Editorial Board   Guest Author

Ms. Jackson

Judith Jackson

Founder, Judith Jackson, Inc.

Judith Jackson is author, lecturer, product and spa developer, certified aromatherapist and licensed massage therapist. She founded Judith Jackson, Inc. after discovering the profound benefits of aromatherapy during a business trip to London 30 years ago.

Ms. Jackson changed her career in marketing and communications and returned to London to study the art and science of aromatherapy. After receiving a certificate in aromatherapy treatment and formulation, she returned to the United States and founded Judith Jackson, Inc. and began to create, manufacture, sell and teach aromatherapy.

Ms. Jackson wrote the first American book on Aromatherapy, "Scentual Touch, A Personal Guide to Aromatherapy", which has been published worldwide in eight languages. Her line of aromatherapy products were the first in major American spas and they received coverage from magazines such as Vogue, Harper's Bazaar, Town & Country and Elle.

Ms. Jackson's prior career in fashion and beauty proved very useful to product development, marketing and communicating the benefits of Judith Jackson Aromatherapy. This phase of her career included positions as Publicity and Fashion Director for Bonwit Teller, Vice President Publicity and Feature Events Director for Bloomingdale's (all stores), Vice President and Account Supervisor U.S and Europe for Burson Marsteller, and Vice President and Brand Manager, Product Development and Branding for Revlon.

Fifteen years ago, Ms. Jackson added hotel amenities to her company's offerings when Marietta Corporation licensed Judith Jackson Spa bath and body products and placed them on Radisson Seven Seas 5-star cruise ships. Ms. Jackson was also asked to create and run spas and salons on the ships featuring her treatments, and beauty services. This led to establishing the Judith Jackson Aromatherapy Spa in Westport, CT. During this period Ms. Jackson also wrote "The Magic of Well Being, a Sensory Program for Self Development," published by DK in the U.S and Europe.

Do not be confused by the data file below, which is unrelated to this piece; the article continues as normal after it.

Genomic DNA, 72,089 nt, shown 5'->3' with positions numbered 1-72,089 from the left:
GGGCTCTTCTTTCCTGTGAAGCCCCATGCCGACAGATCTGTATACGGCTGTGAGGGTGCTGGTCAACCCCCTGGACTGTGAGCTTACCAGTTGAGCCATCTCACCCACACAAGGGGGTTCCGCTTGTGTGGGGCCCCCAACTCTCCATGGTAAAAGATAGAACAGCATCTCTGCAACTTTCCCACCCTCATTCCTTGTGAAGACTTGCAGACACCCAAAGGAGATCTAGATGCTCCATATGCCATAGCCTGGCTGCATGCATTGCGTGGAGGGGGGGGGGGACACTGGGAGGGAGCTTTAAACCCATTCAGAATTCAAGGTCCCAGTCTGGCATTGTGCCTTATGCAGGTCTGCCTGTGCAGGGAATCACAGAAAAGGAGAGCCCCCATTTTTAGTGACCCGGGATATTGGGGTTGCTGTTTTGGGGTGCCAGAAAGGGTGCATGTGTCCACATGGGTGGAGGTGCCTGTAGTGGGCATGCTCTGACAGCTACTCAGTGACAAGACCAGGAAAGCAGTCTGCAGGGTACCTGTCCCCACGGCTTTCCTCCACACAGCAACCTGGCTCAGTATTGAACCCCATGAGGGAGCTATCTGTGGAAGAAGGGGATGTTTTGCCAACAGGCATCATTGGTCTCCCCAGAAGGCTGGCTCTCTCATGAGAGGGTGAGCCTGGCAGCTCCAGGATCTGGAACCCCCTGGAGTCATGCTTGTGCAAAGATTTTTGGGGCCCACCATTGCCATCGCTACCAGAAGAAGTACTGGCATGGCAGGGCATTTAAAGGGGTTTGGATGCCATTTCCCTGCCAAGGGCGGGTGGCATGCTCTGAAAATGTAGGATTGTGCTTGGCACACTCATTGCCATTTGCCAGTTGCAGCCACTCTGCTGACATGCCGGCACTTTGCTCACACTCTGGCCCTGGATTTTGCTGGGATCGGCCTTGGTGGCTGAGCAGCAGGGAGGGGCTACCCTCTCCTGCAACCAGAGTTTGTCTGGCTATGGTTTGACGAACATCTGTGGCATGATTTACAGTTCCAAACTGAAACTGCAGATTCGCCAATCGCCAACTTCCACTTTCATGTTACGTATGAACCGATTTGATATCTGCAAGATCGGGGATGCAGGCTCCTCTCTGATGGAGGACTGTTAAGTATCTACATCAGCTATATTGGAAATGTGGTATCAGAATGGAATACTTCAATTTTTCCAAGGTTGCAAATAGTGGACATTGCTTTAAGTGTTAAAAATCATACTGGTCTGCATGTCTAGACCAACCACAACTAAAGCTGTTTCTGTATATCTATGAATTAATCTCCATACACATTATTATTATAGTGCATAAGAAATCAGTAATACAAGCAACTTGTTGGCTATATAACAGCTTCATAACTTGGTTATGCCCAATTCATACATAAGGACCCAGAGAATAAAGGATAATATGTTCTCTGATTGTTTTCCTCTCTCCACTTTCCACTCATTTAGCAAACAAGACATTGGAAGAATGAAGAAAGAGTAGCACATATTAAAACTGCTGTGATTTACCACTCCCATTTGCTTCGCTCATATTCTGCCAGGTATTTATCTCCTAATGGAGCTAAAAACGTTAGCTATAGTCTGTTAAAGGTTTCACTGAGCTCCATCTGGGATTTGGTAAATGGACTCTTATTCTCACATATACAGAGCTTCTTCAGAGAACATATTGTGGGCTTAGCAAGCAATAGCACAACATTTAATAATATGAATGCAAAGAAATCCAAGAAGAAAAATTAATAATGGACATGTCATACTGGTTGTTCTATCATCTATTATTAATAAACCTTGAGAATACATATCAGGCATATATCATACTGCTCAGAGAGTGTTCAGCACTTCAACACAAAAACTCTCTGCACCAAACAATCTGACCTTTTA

For the past five years the Judith Jackson Spa line of amenities has been made and distributed to fine hotels and resorts by the Hunter Amenities Corporation of Canada. Judith Jackson Spa amenities are also sold in retail sizes by Target and on her own web site, along with the classic Judith Jackson Aromatherapy.

Please visit http://www.judithjackson.com for more information.

Ms. Jackson can be contacted at 203-698-3011 or Judithjackson33@aol.com

Coming up in November 2020...

Hotel Design: Home Away From Home

With the rise of the sharing economy and the peer-to-peer marketplace for lodging options, hoteliers are re-thinking the look, feel and appeal of their locations. There is an emphasis on re-creating a feeling of homeyness - a comfortable, cozy and inviting space that feels like home. 'This is accomplished through the careful selection of furniture design, paint colors, lighting design, artwork, bathroom fixtures and textile accessories. In addition, some hotels are providing their guests with upscale amenities, such as a book and movie library, home-style kitchenettes, a coffee machine with locally-sourced beans and tea, or even a batch of fresh-baked cookies. Similarly, there is a growing design trend based on the concept of place-making. Travelers are searching for experiences that are unique and authentic to the locale in which they find themselves, and so hotel designers are integrating a sense of place into their work. This is partially achieved by incorporating traditional artisanal crafts and other local artwork into hotel rooms and communal spaces. Another design trend includes the creation of full-service, co-working environments within the hotel. Guests don't like to stay alone in their room when they need to work, so now they can go downstairs to the lobby-or up to the roof-to work among others. These areas encourage guests - and non-guests alike - to stay as long as they like and to partake of hotel amenities. Finally, recognizing the importance of the Wellness Movement, some designers are exploring how room design can increase the likelihood of deep and restorative sleep. Creating dark and quiet spaces, blocking excessive light, providing guests with a selection of different kinds of pillows, and the ability to control room temperature, are a few of the best practices in this area. These are some of the architecture and design topics that will be covered in the November issue of the Hotel Business Review.